WOMEN’S ACCESS TO LAND CRITICAL FOR AFRICA’S ECONOMIC GROWTH
10 May 2016, Midrand, South Africa – Access to land for agriculture is central to Africans’ livelihood. However, the male bias in land ownership prevents women from participating in agricultural activities, excluding them from Africa’s largest economic sector.
H.E Hon. Dr Bernadette Lahai, Fourth Vice President of the Pan-African Parliament (PAP) said it is important that the debates about land tenure move away from mere rhetoric, to practical implementation through the amendments of laws at country level.
This was a message echoed by several women MP’s at the plenary sitting, when H.E Hon. Hasna Houmed Bilil, Chairperson of the PAP’s Permanent Committee on Gender, Family, Youth and People with Disability, reported on strengthening women’s rights to land access.
In March 2015, PAP committees held a capacity-building workshop, focussing on the Maputo Protocol that aimed to equip parliamentarians to effectively lobby and oversee the rights of women in their national parliaments.
“The Pan-African Parliament has a critical role to play in ensuring that the Protocol’s legislative measures is adopted. It is incumbent for the committees, which have the mandates of issues relating to women, to ensure the implementation of the provisions of the Protocol,” said H.E Bilil.
The workshop sensitised and capacitated attendees on their legislative mandate to influence women’s access to land and highlight the relationship between land ownership and economic development.
It further illustrated to parliamentarians the tools available to exercise oversight and supervision in the PAP and within national governments to domesticate and monitor progress in the implementation of Articles 15, 19 and 21 of the Protocol.
It put in place report-back mechanisms to the plenary for an effective oversight of women’s rights implementation.
The workshop acknowledged the diversity of contexts within which women negotiate access to land, ranging from religion, national laws, inheritance and patriarchal structures. It is evident that women’s land access depends on their marital status and that parliamentarians need to consider these complex contextual factors in law making. Although men control most of the land in the communities, they should be mobilised as partners of women, not adversaries.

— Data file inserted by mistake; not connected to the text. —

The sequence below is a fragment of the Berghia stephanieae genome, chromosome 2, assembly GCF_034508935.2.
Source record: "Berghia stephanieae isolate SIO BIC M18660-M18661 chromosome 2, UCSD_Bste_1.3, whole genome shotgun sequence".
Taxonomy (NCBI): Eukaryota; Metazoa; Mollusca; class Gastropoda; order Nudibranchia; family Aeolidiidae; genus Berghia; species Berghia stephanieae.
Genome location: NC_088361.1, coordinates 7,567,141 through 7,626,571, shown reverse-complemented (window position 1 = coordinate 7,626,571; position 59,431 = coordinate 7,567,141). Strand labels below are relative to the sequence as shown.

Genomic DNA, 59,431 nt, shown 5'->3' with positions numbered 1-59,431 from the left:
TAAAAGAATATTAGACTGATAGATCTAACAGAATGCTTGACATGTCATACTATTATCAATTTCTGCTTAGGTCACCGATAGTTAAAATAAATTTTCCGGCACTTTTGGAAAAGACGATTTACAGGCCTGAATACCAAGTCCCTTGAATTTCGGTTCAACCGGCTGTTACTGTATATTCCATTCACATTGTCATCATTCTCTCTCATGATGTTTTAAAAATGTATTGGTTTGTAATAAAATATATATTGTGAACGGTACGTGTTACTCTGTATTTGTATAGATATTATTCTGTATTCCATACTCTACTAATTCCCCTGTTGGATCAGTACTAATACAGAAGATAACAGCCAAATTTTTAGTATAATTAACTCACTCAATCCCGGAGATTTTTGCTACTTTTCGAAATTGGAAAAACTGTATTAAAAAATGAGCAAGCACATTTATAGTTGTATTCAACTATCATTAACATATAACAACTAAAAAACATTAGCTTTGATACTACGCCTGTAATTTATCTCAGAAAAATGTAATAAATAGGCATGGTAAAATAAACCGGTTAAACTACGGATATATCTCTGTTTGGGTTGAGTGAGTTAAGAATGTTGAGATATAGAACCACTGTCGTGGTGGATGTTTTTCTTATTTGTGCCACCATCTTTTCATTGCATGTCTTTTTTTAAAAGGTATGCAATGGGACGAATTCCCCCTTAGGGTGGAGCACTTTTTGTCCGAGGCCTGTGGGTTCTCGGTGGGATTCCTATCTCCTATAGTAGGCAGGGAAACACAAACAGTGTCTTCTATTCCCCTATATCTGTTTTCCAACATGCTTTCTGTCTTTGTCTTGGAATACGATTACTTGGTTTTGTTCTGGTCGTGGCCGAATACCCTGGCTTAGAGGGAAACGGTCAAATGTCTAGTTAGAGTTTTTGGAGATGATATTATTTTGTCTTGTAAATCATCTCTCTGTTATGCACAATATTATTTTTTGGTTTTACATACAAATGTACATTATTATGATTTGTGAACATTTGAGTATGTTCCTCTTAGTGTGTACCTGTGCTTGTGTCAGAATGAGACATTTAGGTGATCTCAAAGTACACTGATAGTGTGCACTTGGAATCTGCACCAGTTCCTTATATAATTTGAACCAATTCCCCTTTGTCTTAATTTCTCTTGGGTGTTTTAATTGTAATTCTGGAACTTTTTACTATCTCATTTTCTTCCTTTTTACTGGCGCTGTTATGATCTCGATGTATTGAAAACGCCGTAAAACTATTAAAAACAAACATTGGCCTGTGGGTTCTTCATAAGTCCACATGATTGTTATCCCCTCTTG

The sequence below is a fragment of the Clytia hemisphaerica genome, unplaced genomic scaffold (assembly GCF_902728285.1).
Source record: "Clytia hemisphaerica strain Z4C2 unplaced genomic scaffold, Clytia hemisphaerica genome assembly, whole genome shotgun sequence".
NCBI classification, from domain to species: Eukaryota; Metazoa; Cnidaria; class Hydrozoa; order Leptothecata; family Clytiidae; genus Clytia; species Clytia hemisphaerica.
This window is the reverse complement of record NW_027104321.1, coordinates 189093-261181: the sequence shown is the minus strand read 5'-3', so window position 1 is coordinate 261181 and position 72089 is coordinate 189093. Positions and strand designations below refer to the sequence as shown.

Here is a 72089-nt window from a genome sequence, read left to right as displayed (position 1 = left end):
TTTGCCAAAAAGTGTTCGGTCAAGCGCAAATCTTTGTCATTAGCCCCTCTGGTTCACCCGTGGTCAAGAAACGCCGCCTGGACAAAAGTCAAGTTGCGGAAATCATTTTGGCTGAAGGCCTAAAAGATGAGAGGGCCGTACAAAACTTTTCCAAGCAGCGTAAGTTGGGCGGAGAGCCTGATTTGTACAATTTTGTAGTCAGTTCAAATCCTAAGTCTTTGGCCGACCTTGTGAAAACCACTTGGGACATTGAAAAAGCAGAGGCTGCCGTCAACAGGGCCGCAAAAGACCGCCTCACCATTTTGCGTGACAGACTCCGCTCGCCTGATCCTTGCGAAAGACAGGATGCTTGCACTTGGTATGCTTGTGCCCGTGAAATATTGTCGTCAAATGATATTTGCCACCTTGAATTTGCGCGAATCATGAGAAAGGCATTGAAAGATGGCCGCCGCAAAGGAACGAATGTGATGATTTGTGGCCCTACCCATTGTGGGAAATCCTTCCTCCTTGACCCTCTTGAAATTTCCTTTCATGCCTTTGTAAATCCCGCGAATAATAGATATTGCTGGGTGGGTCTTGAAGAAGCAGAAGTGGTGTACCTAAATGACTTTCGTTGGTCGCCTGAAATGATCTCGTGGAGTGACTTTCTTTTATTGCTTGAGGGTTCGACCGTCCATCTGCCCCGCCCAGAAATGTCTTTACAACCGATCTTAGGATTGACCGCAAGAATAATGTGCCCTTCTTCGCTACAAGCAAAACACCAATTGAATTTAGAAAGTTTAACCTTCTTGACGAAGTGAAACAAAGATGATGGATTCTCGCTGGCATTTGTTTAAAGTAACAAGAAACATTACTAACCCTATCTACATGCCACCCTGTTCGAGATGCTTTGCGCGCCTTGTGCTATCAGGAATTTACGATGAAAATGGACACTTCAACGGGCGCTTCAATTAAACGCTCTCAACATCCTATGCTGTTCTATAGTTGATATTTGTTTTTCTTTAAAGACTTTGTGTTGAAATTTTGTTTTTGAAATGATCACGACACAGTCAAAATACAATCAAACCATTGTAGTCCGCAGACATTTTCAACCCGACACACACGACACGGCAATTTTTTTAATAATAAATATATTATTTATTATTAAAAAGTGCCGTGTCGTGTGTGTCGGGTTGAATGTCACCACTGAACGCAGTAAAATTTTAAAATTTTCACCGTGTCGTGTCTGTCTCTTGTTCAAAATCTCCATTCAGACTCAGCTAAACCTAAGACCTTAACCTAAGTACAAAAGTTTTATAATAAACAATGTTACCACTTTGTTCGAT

Workshop participants shared country best practices from Mozambique, Rwanda and the Gambia to help parliamentarians with the ratification and implementation of the Maputo Protocol.
The report concluded that parliamentarians acknowledged the need for domestication of the Protocol in member states, coupled with a focus on laws, traditions and cultures that can speed women’s access to land.
“It is time for us as members of the PAP and as countries in Africa to take responsibility in terms of our legislative powers. Legislative instruments in various countries limit the access of women to land. We need to sensitise the parliaments, and ask the ministers to facilitate greater access to women. We need to strengthen the succession rights and ensure that draft legislation be put in place in terms of family rights to eliminate the obstacles in terms of the Maputo Protocol,” H.E Bilil concluded her report.